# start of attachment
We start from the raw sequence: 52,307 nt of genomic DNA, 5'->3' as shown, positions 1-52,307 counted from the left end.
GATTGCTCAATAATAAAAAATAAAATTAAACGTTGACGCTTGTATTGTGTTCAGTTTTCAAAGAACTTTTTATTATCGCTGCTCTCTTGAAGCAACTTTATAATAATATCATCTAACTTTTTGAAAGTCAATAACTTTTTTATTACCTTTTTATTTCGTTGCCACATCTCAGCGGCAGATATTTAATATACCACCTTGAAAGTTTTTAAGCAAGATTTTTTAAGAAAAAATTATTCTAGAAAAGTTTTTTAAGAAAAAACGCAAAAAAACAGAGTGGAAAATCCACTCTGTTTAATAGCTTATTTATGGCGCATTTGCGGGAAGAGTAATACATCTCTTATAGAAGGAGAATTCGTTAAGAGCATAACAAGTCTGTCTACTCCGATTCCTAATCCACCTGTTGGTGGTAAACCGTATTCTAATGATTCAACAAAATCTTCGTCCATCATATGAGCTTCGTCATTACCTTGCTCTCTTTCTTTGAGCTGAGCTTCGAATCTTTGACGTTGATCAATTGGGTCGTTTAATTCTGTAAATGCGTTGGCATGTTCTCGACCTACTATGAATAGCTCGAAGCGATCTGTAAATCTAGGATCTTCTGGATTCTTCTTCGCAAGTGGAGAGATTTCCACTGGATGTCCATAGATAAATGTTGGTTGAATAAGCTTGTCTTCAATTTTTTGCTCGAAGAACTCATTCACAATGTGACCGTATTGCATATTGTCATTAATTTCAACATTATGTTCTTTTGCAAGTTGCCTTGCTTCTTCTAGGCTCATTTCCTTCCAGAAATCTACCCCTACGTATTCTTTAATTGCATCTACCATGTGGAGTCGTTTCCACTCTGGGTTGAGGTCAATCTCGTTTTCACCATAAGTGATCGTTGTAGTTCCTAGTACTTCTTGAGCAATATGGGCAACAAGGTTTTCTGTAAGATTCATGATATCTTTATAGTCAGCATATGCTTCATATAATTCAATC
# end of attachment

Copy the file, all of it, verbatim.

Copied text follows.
We start from the raw sequence: 52,307 nt of genomic DNA, 5'->3' as shown, positions 1-52,307 counted from the left end.
GATTGCTCAATAATAAAAAATAAAATTAAACGTTGACGCTTGTATTGTGTTCAGTTTTCAAAGAACTTTTTATTATCGCTGCTCTCTTGAAGCAACTTTATAATAATATCATCTAACTTTTTGAAAGTCAATAACTTTTTTATTACCTTTTTATTTCGTTGCCACATCTCAGCGGCAGATATTTAATATACCACCTTGAAAGTTTTTAAGCAAGATTTTTTAAGAAAAAATTATTCTAGAAAAGTTTTTTAAGAAAAAACGCAAAAAAACAGAGTGGAAAATCCACTCTGTTTAATAGCTTATTTATGGCGCATTTGCGGGAAGAGTAATACATCTCTTATAGAAGGAGAATTCGTTAAGAGCATAACAAGTCTGTCTACTCCGATTCCTAATCCACCTGTTGGTGGTAAACCGTATTCTAATGATTCAACAAAATCTTCGTCCATCATATGAGCTTCGTCATTACCTTGCTCTCTTTCTTTGAGCTGAGCTTCGAATCTTTGACGTTGATCAATTGGGTCGTTTAATTCTGTAAATGCGTTGGCATGTTCTCGACCTACTATGAATAGCTCGAAGCGATCTGTAAATCTAGGATCTTCTGGATTCTTCTTCGCAAGTGGAGAGATTTCCACTGGATGTCCATAGATAAATGTTGGTTGAATAAGCTTGTCTTCAATTTTTTGCTCGAAGAACTCATTCACAATGTGACCGTATTGCATATTGTCATTAATTTCAACATTATGTTCTTTTGCAAGTTGCCTTGCTTCTTCTAGGCTCATTTCCTTCCAGAAATCTACCCCTACGTATTCTTTAATTGCATCTACCATGTGGAGTCGTTTCCACTCTGGGTTGAGGTCAATCTCGTTTTCACCATAAGTGATCGTTGTAGTTCCTAGTACTTCTTGAGCAATATGGGCAACAAGGTTTTCTGTAAGATTCATGATATCTTTATAGTCAGCATATGCTTCATATAATTCAATC